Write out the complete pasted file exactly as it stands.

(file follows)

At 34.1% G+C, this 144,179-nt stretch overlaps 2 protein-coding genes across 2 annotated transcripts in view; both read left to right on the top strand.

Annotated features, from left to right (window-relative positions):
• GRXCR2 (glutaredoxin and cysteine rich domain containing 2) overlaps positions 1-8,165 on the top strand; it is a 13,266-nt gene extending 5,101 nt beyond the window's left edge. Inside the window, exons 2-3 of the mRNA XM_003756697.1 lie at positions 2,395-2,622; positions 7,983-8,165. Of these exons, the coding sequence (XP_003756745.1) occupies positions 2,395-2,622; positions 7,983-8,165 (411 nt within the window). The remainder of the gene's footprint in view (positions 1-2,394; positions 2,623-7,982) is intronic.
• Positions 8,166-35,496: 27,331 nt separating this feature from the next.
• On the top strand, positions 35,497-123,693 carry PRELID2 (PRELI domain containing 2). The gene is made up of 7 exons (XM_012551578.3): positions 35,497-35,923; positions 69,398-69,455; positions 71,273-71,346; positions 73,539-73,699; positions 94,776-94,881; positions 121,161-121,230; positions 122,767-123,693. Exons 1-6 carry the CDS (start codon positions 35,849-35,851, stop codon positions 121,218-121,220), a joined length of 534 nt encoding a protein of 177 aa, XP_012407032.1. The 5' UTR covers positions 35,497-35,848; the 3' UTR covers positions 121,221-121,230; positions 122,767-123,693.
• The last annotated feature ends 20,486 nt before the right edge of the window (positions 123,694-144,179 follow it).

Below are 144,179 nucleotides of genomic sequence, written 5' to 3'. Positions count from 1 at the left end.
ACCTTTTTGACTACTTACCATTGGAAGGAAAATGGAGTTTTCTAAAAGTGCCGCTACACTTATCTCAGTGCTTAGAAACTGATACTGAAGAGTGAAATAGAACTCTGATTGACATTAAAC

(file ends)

At 34.1% G+C, this 144,179-nt stretch overlaps 2 protein-coding genes across 2 annotated transcripts in view; both read left to right on the top strand.

Annotated features, from left to right (window-relative positions):
• GRXCR2 (glutaredoxin and cysteine rich domain containing 2) overlaps positions 1-8,165 on the top strand; it is a 13,266-nt gene extending 5,101 nt beyond the window's left edge. Inside the window, exons 2-3 of the mRNA XM_003756697.1 lie at positions 2,395-2,622; positions 7,983-8,165. Of these exons, the coding sequence (XP_003756745.1) occupies positions 2,395-2,622; positions 7,983-8,165 (411 nt within the window). The remainder of the gene's footprint in view (positions 1-2,394; positions 2,623-7,982) is intronic.
• Positions 8,166-35,496: 27,331 nt separating this feature from the next.
• On the top strand, positions 35,497-123,693 carry PRELID2 (PRELI domain containing 2). The gene is made up of 7 exons (XM_012551578.3): positions 35,497-35,923; positions 69,398-69,455; positions 71,273-71,346; positions 73,539-73,699; positions 94,776-94,881; positions 121,161-121,230; positions 122,767-123,693. Exons 1-6 carry the CDS (start codon positions 35,849-35,851, stop codon positions 121,218-121,220), a joined length of 534 nt encoding a protein of 177 aa, XP_012407032.1. The 5' UTR covers positions 35,497-35,848; the 3' UTR covers positions 121,221-121,230; positions 122,767-123,693.
• The last annotated feature ends 20,486 nt before the right edge of the window (positions 123,694-144,179 follow it).

Below are 144,179 nucleotides of genomic sequence, written 5' to 3'. Positions count from 1 at the left end.
ACCTTTTTGACTACTTACCATTGGAAGGAAAATGGAGTTTTCTAAAAGTGCCGCTACACTTATCTCAGTGCTTAGAAACTGATACTGAAGAGTGAAATAGAACTCTGATTGACATTAAAC